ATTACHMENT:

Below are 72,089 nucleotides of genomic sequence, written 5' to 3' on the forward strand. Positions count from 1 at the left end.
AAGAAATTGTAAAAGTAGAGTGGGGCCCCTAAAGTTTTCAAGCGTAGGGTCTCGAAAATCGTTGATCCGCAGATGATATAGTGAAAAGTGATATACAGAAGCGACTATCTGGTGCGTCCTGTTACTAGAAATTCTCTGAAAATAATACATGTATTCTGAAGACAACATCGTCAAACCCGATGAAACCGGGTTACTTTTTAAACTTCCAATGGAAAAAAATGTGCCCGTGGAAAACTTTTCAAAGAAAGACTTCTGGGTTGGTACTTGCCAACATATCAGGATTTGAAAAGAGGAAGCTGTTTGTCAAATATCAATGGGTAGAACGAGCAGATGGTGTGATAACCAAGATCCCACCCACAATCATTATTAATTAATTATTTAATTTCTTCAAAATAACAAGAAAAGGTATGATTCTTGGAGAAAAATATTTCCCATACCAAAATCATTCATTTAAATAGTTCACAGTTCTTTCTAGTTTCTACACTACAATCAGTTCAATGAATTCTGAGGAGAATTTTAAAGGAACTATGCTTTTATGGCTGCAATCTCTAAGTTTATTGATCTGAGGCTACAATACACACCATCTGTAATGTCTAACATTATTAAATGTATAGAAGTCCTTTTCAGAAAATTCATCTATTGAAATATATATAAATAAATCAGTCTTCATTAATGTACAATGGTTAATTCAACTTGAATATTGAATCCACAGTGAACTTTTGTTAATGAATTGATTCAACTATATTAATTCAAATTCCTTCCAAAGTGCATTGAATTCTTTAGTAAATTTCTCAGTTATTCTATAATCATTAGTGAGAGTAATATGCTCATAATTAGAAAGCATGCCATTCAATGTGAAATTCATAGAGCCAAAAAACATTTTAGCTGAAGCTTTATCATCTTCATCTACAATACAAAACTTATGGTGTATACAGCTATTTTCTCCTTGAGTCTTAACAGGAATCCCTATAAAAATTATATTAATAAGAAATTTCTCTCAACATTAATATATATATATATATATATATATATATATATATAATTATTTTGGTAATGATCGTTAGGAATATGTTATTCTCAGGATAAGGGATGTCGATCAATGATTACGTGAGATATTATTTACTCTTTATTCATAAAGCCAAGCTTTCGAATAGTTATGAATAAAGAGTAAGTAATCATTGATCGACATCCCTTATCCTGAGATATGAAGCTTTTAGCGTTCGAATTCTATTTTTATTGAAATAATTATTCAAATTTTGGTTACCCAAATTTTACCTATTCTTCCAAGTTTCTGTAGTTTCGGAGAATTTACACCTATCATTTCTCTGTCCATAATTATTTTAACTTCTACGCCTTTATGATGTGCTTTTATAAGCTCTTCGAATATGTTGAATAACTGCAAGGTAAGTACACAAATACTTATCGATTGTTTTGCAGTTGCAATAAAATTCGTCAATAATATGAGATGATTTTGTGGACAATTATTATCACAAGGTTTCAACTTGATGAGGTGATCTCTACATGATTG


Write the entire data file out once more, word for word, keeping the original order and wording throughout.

Below are 72,089 nucleotides of genomic sequence, written 5' to 3' on the forward strand. Positions count from 1 at the left end.
AAGAAATTGTAAAAGTAGAGTGGGGCCCCTAAAGTTTTCAAGCGTAGGGTCTCGAAAATCGTTGATCCGCAGATGATATAGTGAAAAGTGATATACAGAAGCGACTATCTGGTGCGTCCTGTTACTAGAAATTCTCTGAAAATAATACATGTATTCTGAAGACAACATCGTCAAACCCGATGAAACCGGGTTACTTTTTAAACTTCCAATGGAAAAAAATGTGCCCGTGGAAAACTTTTCAAAGAAAGACTTCTGGGTTGGTACTTGCCAACATATCAGGATTTGAAAAGAGGAAGCTGTTTGTCAAATATCAATGGGTAGAACGAGCAGATGGTGTGATAACCAAGATCCCACCCACAATCATTATTAATTAATTATTTAATTTCTTCAAAATAACAAGAAAAGGTATGATTCTTGGAGAAAAATATTTCCCATACCAAAATCATTCATTTAAATAGTTCACAGTTCTTTCTAGTTTCTACACTACAATCAGTTCAATGAATTCTGAGGAGAATTTTAAAGGAACTATGCTTTTATGGCTGCAATCTCTAAGTTTATTGATCTGAGGCTACAATACACACCATCTGTAATGTCTAACATTATTAAATGTATAGAAGTCCTTTTCAGAAAATTCATCTATTGAAATATATATAAATAAATCAGTCTTCATTAATGTACAATGGTTAATTCAACTTGAATATTGAATCCACAGTGAACTTTTGTTAATGAATTGATTCAACTATATTAATTCAAATTCCTTCCAAAGTGCATTGAATTCTTTAGTAAATTTCTCAGTTATTCTATAATCATTAGTGAGAGTAATATGCTCATAATTAGAAAGCATGCCATTCAATGTGAAATTCATAGAGCCAAAAAACATTTTAGCTGAAGCTTTATCATCTTCATCTACAATACAAAACTTATGGTGTATACAGCTATTTTCTCCTTGAGTCTTAACAGGAATCCCTATAAAAATTATATTAATAAGAAATTTCTCTCAACATTAATATATATATATATATATATATATATATATATATAATTATTTTGGTAATGATCGTTAGGAATATGTTATTCTCAGGATAAGGGATGTCGATCAATGATTACGTGAGATATTATTTACTCTTTATTCATAAAGCCAAGCTTTCGAATAGTTATGAATAAAGAGTAAGTAATCATTGATCGACATCCCTTATCCTGAGATATGAAGCTTTTAGCGTTCGAATTCTATTTTTATTGAAATAATTATTCAAATTTTGGTTACCCAAATTTTACCTATTCTTCCAAGTTTCTGTAGTTTCGGAGAATTTACACCTATCATTTCTCTGTCCATAATTATTTTAACTTCTACGCCTTTATGATGTGCTTTTATAAGCTCTTCGAATATGTTGAATAACTGCAAGGTAAGTACACAAATACTTATCGATTGTTTTGCAGTTGCAATAAAATTCGTCAATAATATGAGATGATTTTGTGGACAATTATTATCACAAGGTTTCAACTTGATGAGGTGATCTCTACATGATTG